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Monkey's Fist TyingWrap three turns around your fingers (metal here). Pass the end through the middle. Make three more turns around the first ones. Pass the end through the middle. Make three more turns locking the previous turns and remove fingers. Tie a knot in the end and tuck it into the center. Then tighten every turn.
Monkey's Fist Details
Uses: The Monkey's Fist (ABOK # 2200 - 3, p 354) is used both as a decorative knot and to weight the end of a heaving line (see caution below).
Tying it: The Monkey's Fist is usually tied around separated fingers. For the demonstration, a U-shaped piece of metal strip was used instead and three turns of rope were used in each direction. After each set of complete turns, change direction by passing the end through the middle. For each direction count carefully: it is very easy to miscount and have more strands on one side than the other.
Finishing it: The animation shows an overhand knot being inserted into the center. This makes a slightly fuller knot. After the overhand knot is in place the whole knot is tightened starting near the buried overhand knot and finishing with the other end of the rope.
Alternative Finish: Ashley describes a version shown here where both ends remain outside the fist and are spliced together so that the Fist becomes part of an eye splice. The other end terminates in another eye splice. This allows the weighted Monkey's Fist to be reused: it can be attached to any heaving line just by interlocking the second eye splice into the heaving line's eye splice.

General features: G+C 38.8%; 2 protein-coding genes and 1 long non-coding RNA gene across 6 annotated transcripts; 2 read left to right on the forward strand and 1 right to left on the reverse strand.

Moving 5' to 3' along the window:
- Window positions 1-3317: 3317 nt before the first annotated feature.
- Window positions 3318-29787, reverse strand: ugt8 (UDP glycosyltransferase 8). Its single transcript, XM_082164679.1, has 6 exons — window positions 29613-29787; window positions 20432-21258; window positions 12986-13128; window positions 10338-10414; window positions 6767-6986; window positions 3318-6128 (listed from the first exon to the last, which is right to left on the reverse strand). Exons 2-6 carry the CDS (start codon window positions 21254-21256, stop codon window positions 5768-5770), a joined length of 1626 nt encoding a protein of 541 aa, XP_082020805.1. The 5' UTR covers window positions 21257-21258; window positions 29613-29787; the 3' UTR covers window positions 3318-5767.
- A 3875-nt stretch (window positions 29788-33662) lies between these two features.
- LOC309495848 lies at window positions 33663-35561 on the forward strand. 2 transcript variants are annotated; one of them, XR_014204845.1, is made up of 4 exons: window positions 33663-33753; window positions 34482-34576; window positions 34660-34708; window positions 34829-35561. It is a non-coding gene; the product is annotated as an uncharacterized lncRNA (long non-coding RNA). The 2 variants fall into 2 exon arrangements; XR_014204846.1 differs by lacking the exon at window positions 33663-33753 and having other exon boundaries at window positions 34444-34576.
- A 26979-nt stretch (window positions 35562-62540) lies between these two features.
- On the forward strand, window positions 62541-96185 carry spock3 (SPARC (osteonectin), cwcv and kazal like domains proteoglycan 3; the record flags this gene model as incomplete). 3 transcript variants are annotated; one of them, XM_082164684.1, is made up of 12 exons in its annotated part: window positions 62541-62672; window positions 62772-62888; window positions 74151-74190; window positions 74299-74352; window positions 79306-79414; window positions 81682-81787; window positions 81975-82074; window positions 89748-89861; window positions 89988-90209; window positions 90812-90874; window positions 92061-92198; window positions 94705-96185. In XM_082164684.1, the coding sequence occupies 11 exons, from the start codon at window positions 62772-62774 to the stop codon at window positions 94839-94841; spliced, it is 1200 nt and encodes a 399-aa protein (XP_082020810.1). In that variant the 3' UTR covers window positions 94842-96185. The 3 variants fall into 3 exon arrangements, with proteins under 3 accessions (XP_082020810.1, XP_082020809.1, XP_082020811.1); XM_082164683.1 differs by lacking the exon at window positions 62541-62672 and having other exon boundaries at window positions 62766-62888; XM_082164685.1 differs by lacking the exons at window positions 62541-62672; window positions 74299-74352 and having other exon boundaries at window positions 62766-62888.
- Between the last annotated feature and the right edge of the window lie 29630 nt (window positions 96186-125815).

Heaving a Line: Before throwing a heaving line, Split the Coil into two parts. Throw the smaller half as a neat coil so that it carries the distance. The rope pays out partly from the coil you throw and partly from the coil in your hand.
Danger with Weights: The Monkey's Fist is commonly described as being tied around a small weight to make the heaving line easier to throw a long way. In these pictures the crew had used a small rubber ball. Heavier weights can be a danger. Dock hands have been known to cut heavily weighted Monkey's Fists off the end of heaving lines - and I sympathize with them. (Grog's father, E.B. Grogono, served as a ship's doctor on a submarine depot ship in World War II. He watched professional dock hands cut off Monkey's Fists and his account remains in my mind). Imagine looking up against a bright sky to and catch a rope coil and being hit instead by a heavy missile.
Disclaimer: Any activity that involves ropes is potentially hazardous. Lives may be at risk - possibly your own. Considerable attention and effort have been made to ensure that these descriptions are accurate. However, many critical factors cannot be controlled, including: the choice of materials; the age, size, and condition of ropes; and the accuracy with which these descriptions have been followed. No responsibility is accepted for incidents arising from the use of this material.